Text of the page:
Original Link: https://wildhunt.org/2021/07/reports-of-persecution-of-altai-shamanic-practice-in-russia.html

By Manny Tejeda-Moreno

MOSCOW – Recent reports from Russia suggest that the nation’s security forces have begun to target practitioners of an ancient folk religion because of accusations linking their practice to extremism. The religion, called Ak Jang, meaning “White Faith” or “White Belief,” is being increasingly adopted by youth and reportedly creating tensions with the local dominant Buddhist faith.

The reporting focuses on the ethnic republic of Altai found in central Russia, part of the Siberian Federal District. It is bordered by Kazakhstan and Mongolia and shares a 20-mile border with China. Russia conquered the region from the Chinese in the 19th century.

Altaians have traditionally practiced shamanism in addition to Buddhism, and since the turn of the last century, rituals in the syncretic Ak Jang tradition have been held in open-air temples called Küree. Clans also have totemic animals (banyana) that tie them to the place and to the land.

Ak, or “white,” refers to the upper world, or heaven, and may also refer to their rejection of animal offerings. Jang refers to a “way of doing things.” Practitioners revere deities and ancestors from three worlds: the upper world of heaven, the middle world of nature and human affairs, and the underworld.

Professional shamans (manjaktu kam) develop a relationship with the spirits, the land, and the gods to assist with healing, to address crises, and to offer basic guidance on life and its challenges.

Altai reserve -UNESCO world heritage site Golden Mountains. Photo Credit: Александр Байдуков. Creative Commons Attribution-Share Alike 4.0]


Originally, Ak Jang was anti-shamanistic, but it evolved and incorporated the pre-existing Altaian folk religion. The current Ak Jang movement combines ancient pre-shamanist, shamanist, Tibetan Buddhist, and Eastern Orthodox Christian beliefs. It is increasingly tied to ethnic identity and the land itself.

The Altai have an ancient indigenous culture that holds the land sacred. A UNESCO World Heritage site called “The Golden Mountains” is sacred to the semi-nomadic Altaian people.

The travel planning website Travel Altai describes a variety of religious traditions in the region, including “the Way of the Warrior Teachings of Don Juan, described by Carlos Castaneda; access to the universal human energy in Reiki; self-realization in Sahaja Yoga, neo-pagan mysteries and traditional waterfall practices of Altai spiritual culture.”

The region contains petroglyphs, standing stones, and was the site where the Siberian Ice Maiden, an extraordinary well-preserved 2,500-year-old in permafrost, was found.  Caves in the region were used by Neanderthals and Denisovans.

Tour-Alty, a monument of architecture of the Altai Republic [Photo Credit: Alexandr Frolov Creative Commons Attribution-Share Alike 4.0]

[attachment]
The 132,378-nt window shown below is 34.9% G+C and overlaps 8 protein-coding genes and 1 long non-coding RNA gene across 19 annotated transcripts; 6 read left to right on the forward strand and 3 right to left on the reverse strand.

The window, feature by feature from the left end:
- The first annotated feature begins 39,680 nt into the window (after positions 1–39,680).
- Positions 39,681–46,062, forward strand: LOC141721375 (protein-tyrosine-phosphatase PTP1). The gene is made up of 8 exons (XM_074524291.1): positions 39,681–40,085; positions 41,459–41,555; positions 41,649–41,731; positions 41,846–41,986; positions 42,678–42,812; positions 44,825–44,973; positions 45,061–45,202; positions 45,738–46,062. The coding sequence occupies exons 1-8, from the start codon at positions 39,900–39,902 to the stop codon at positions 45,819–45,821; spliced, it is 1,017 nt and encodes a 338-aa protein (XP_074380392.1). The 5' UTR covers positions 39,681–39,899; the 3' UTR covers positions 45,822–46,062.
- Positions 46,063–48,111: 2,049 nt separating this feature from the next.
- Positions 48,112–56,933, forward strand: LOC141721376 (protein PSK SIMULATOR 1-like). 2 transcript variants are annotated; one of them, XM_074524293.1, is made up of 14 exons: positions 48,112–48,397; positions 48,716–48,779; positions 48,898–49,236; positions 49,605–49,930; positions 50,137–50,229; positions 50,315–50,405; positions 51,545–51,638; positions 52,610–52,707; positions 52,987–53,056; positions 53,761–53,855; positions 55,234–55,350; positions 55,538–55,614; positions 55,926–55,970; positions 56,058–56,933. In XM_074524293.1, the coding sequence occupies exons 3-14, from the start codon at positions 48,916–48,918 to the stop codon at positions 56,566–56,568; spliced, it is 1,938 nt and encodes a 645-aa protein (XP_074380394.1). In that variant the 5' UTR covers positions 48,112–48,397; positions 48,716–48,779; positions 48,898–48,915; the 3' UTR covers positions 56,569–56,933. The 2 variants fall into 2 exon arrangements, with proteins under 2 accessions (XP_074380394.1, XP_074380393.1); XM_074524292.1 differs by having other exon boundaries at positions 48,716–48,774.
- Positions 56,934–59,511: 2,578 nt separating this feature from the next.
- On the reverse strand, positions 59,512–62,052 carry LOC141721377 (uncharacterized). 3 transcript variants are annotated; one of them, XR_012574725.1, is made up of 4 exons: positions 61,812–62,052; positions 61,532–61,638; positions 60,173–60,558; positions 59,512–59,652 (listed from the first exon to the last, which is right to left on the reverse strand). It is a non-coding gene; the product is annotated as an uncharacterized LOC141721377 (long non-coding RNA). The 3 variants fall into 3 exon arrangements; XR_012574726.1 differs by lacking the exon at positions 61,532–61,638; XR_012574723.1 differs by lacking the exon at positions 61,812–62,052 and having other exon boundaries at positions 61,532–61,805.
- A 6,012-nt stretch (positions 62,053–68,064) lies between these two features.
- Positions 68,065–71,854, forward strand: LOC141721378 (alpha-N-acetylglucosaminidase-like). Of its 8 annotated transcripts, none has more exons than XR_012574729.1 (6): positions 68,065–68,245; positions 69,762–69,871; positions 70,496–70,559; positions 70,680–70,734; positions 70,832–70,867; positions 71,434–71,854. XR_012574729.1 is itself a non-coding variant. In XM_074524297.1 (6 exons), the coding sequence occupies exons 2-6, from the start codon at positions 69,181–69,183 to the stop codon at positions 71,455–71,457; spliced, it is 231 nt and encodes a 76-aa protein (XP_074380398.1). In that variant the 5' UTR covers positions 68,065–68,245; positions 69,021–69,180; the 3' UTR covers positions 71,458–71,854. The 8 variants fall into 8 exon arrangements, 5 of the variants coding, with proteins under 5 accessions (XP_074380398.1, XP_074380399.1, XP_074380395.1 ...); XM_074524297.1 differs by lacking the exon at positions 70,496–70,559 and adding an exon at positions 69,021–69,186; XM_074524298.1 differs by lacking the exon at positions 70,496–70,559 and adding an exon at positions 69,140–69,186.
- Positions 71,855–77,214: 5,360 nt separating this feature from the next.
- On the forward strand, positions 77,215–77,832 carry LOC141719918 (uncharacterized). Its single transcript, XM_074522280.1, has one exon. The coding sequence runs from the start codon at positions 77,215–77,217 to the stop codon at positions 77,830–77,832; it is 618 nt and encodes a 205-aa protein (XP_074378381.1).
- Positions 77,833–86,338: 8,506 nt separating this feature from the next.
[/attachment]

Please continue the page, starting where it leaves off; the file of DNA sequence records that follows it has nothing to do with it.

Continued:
“We maintain connection to the land through petroglyphs, standing stones, kurgans, throat singing, totem plants and animals like snow leopard and wolf,” said Igor Sailankin, director of Nature Park Belukha, to the Sacred Land Film Project. “It’s something people live with every day.”

Archaeologists consider the area to be rich in burial sites. Indigenous people believe that the area is bound to the flow of energy on the Earth.

There is little detail about the nature of the current persecution. Legal actions, including a proclamation by the regional district court, identified the Ak Jang practitioners as an extremist organization engaging in apparently illegal acts such as proselytizing and circulating extremist materials. Reports note that more charges are expected in the coming months.

The Ak Jang claim that the local leadership of Altai Buddhists, who insist Ak Jang spirituality is a “folk Buddhist” variant, are backed by the Russian Federal Security Service.

Previous scholarship at the University of Saskatchewan identified all forms of religious persecution under Communist rule. “With regard to the aboriginal traditions,” the researchers noted, “the Communist Party directives aimed at the ‘elimination of the religious superstitions without a trace.’”

There may, however, be more to the current persecution than merely using a religious context to marginalize the indigenous Altai community. “In 2012,” Minority Rights notes, “a conflict emerged between the Russian Federal Government and the Government of the Altai Republic, focusing on a new Gazprom project and the proposed construction of a gas pipeline to China through the Ukok Plateau, an important environmental treasure and a holy place for the Altai minorities.” In 2012, the Altai Republic’s government recognized the sacred status of the Ukok Plateau, a move meant to obstruct further commercial and industrial activities, but plans to develop the pipeline through Ukok have continued.

Regardless of the economic objectives, reports note that despite the persecution shamanism will survive in the region and in Siberia. “’The rebirth of paganism’ in Asia,” writes Vladimir Rozanskij in AsiaNews, “pride of the Altai peoples, exerts great fascination among local youth.”

“Over 70 years of Soviet rule, our culture was destroyed,” Aleksei Romanov, a Yakut film director, told RadioLiberty, which is funded by the United States government. Romanov is part of a group of Yakut filmmakers whose work has been shown at film festivals around the world. “Shamanism, our traditional faith, and other customs were banned. But now we’re bringing them back.”

How this pride in the traditional shamanic culture of the region will engage with this potential new form of state repression remains to be seen.

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